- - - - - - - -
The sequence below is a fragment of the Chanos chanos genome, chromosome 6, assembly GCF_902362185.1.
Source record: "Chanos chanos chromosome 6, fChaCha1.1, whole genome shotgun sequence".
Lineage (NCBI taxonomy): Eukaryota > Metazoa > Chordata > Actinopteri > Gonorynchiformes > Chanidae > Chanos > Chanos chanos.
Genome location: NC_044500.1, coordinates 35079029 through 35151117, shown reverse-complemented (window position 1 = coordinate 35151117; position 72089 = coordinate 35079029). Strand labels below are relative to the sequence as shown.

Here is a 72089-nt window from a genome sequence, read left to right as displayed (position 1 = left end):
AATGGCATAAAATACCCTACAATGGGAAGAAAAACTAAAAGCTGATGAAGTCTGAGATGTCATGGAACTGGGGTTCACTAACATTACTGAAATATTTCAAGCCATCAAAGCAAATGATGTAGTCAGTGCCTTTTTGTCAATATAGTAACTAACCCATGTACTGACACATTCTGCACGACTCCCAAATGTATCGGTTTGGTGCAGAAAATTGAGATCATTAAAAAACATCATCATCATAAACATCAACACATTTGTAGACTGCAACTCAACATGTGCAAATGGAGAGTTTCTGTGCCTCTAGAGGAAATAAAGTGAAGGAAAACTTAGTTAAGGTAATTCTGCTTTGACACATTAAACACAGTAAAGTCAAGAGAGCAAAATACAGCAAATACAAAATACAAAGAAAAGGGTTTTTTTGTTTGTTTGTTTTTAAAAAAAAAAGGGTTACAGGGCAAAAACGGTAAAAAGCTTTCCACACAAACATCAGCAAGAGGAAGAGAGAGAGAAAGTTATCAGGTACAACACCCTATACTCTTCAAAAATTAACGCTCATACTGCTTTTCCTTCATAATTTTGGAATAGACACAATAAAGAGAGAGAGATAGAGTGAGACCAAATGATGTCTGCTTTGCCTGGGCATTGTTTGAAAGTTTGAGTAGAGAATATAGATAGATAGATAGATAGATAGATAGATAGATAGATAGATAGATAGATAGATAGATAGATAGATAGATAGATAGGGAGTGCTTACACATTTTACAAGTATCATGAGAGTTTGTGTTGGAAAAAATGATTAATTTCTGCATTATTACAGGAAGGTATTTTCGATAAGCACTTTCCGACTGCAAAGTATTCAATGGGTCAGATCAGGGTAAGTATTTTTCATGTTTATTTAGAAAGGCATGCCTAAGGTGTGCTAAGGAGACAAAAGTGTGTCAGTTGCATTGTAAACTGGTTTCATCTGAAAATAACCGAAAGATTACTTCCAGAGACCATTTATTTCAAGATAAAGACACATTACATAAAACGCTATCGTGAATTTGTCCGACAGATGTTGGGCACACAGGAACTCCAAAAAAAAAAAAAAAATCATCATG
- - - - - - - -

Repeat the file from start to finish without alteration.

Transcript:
The sequence below is a fragment of the Chanos chanos genome, chromosome 6, assembly GCF_902362185.1.
Source record: "Chanos chanos chromosome 6, fChaCha1.1, whole genome shotgun sequence".
Lineage (NCBI taxonomy): Eukaryota > Metazoa > Chordata > Actinopteri > Gonorynchiformes > Chanidae > Chanos > Chanos chanos.
Genome location: NC_044500.1, coordinates 35079029 through 35151117, shown reverse-complemented (window position 1 = coordinate 35151117; position 72089 = coordinate 35079029). Strand labels below are relative to the sequence as shown.

Here is a 72089-nt window from a genome sequence, read left to right as displayed (position 1 = left end):
AATGGCATAAAATACCCTACAATGGGAAGAAAAACTAAAAGCTGATGAAGTCTGAGATGTCATGGAACTGGGGTTCACTAACATTACTGAAATATTTCAAGCCATCAAAGCAAATGATGTAGTCAGTGCCTTTTTGTCAATATAGTAACTAACCCATGTACTGACACATTCTGCACGACTCCCAAATGTATCGGTTTGGTGCAGAAAATTGAGATCATTAAAAAACATCATCATCATAAACATCAACACATTTGTAGACTGCAACTCAACATGTGCAAATGGAGAGTTTCTGTGCCTCTAGAGGAAATAAAGTGAAGGAAAACTTAGTTAAGGTAATTCTGCTTTGACACATTAAACACAGTAAAGTCAAGAGAGCAAAATACAGCAAATACAAAATACAAAGAAAAGGGTTTTTTTGTTTGTTTGTTTTTAAAAAAAAAAGGGTTACAGGGCAAAAACGGTAAAAAGCTTTCCACACAAACATCAGCAAGAGGAAGAGAGAGAGAAAGTTATCAGGTACAACACCCTATACTCTTCAAAAATTAACGCTCATACTGCTTTTCCTTCATAATTTTGGAATAGACACAATAAAGAGAGAGAGATAGAGTGAGACCAAATGATGTCTGCTTTGCCTGGGCATTGTTTGAAAGTTTGAGTAGAGAATATAGATAGATAGATAGATAGATAGATAGATAGATAGATAGATAGATAGATAGATAGATAGATAGATAGATAGATAGGGAGTGCTTACACATTTTACAAGTATCATGAGAGTTTGTGTTGGAAAAAATGATTAATTTCTGCATTATTACAGGAAGGTATTTTCGATAAGCACTTTCCGACTGCAAAGTATTCAATGGGTCAGATCAGGGTAAGTATTTTTCATGTTTATTTAGAAAGGCATGCCTAAGGTGTGCTAAGGAGACAAAAGTGTGTCAGTTGCATTGTAAACTGGTTTCATCTGAAAATAACCGAAAGATTACTTCCAGAGACCATTTATTTCAAGATAAAGACACATTACATAAAACGCTATCGTGAATTTGTCCGACAGATGTTGGGCACACAGGAACTCCAAAAAAAAAAAAAAAATCATCATG